Why?  Because fuck shame!  That's why.  Because I want to get better.  Because I don't want my life ruled by the anxiety that comes from assuming that I will be judged by those to whom I am so closely connected.  Also, because I know I will not allow myself this vulnerability in person.  Maybe someday I can, but that day is not today.  Part of me is hoping that if I lay this out for everyone to see, that they will realize that I'm constantly hurting.  Maybe they will realize that when I reach out and say, "Hey, I need to talk, do you have a moment?" that I am honoring them by admitting my weakness to them.  Maybe it will open the door to allow myself to be human, and to join the human race.

I can dream, right?

Saturday, June 9, 2012

Why socialism is not for me

Before I get to the meat of this entry, I figured I'd share an example of the issues with our government, here in the United States.  New York City's mayor has put forward a proposition that would limit sodas sold in restaurants and movie theaters to sixteen ounces.  I can agree with the idea behind this - that one of the major causes of childhood obesity is soda, and therefore we should limit the intake of these beverages to help curb the obesity epidemic.  What I find ironic about this proposed ban on large sodas, is that our federal government provides a corn subsidy to farmers.  This subsidy is the main contributor to the use of high fructose corn syrup (HFCS) in most of our foods and beverages.  So, a city government may cause a limitation on something to address an issue caused by our federal government.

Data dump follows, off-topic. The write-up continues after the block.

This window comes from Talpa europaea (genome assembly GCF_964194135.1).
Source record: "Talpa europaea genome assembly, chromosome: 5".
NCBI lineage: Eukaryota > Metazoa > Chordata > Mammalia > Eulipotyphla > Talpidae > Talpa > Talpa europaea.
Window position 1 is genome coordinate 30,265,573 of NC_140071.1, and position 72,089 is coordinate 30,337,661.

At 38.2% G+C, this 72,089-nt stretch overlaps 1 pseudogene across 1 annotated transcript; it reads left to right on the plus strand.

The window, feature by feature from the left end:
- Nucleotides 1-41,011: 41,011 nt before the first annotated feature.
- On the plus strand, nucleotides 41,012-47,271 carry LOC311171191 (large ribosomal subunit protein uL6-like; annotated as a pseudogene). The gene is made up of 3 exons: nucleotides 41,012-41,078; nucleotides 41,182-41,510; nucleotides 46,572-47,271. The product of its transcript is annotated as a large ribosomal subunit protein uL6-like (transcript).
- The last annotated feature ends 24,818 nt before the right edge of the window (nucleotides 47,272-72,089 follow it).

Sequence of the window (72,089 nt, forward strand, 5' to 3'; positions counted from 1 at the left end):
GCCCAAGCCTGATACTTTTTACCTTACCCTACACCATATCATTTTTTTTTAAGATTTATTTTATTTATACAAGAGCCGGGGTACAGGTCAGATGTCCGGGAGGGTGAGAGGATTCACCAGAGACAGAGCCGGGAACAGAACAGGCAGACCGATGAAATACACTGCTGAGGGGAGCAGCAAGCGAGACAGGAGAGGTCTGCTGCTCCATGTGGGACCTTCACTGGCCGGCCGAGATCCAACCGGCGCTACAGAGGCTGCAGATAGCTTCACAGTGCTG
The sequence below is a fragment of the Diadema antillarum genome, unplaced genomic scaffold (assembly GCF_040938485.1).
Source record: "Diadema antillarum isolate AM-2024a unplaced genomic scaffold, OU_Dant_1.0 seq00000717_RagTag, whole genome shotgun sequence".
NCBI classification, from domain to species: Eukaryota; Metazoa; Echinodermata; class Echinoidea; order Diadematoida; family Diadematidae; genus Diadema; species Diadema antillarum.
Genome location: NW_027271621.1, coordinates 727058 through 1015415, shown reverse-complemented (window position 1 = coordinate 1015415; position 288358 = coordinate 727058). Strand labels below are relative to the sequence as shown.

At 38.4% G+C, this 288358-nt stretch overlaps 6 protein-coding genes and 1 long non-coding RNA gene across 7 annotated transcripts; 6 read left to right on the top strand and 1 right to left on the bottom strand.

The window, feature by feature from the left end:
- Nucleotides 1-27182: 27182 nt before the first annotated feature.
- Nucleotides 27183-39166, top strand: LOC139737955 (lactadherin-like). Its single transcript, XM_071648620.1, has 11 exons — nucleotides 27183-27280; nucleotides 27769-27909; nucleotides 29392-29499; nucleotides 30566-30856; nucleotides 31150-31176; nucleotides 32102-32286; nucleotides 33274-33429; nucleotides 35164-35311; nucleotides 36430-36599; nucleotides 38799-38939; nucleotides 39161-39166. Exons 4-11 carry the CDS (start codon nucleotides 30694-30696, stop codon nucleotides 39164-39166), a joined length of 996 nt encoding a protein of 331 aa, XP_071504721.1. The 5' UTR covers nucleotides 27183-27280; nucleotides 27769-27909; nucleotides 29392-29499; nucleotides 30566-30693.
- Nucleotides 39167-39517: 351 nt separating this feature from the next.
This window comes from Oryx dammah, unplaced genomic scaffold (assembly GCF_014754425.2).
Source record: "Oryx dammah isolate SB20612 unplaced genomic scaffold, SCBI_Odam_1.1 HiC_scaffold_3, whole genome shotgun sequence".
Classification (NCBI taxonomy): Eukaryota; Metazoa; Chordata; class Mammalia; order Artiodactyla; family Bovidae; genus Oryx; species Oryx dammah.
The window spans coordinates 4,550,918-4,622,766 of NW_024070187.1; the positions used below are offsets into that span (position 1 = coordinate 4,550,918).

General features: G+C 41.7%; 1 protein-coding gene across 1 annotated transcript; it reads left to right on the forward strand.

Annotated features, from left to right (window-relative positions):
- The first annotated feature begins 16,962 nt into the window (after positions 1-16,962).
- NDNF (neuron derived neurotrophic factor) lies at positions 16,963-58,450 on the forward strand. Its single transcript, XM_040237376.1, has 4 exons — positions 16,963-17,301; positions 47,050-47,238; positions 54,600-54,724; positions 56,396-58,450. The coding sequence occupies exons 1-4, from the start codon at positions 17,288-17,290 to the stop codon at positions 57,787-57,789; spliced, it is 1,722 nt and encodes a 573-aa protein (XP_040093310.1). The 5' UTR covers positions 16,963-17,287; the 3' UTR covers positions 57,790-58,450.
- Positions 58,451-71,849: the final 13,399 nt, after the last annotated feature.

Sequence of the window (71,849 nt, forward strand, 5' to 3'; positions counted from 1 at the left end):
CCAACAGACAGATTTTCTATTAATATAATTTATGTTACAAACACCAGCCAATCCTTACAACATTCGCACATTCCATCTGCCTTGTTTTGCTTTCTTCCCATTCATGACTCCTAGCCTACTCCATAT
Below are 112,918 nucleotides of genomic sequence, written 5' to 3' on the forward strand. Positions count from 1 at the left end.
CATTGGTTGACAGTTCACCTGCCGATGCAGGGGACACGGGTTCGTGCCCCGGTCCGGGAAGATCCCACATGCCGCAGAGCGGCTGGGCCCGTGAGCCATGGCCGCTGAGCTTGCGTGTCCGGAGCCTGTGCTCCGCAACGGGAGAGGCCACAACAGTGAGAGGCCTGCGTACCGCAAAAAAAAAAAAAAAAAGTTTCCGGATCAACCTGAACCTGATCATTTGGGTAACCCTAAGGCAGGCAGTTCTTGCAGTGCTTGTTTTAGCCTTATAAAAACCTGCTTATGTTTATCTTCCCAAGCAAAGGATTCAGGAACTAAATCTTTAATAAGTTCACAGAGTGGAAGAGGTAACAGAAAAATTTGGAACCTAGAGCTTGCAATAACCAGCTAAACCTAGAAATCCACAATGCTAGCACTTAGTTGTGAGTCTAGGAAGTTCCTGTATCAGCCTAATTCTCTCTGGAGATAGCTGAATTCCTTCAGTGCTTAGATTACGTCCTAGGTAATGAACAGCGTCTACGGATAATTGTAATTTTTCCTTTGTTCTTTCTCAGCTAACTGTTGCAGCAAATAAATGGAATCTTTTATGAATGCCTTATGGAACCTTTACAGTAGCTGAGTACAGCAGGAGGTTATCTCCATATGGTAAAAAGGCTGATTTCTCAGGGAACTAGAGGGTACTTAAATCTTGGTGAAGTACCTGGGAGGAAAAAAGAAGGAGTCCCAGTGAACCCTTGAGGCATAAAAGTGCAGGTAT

Our federal government talks a lot about the obesity epidemic.  Rather than pull the corn subsidies, and let the raising expenses in soda and other unhealthy foods balance the issue out, instead they propose health care changes, taxes on sodas, subsidizing gym memberships, or even having a "fat tax".  It would be great if the corn subsidy only applied to corn which was meant to be sold as, you know, corn.  Just like it would be great if raw fruits and vegetables that were meant to be sold in their natural form were subsidized so that these healthy foods were available for the poor.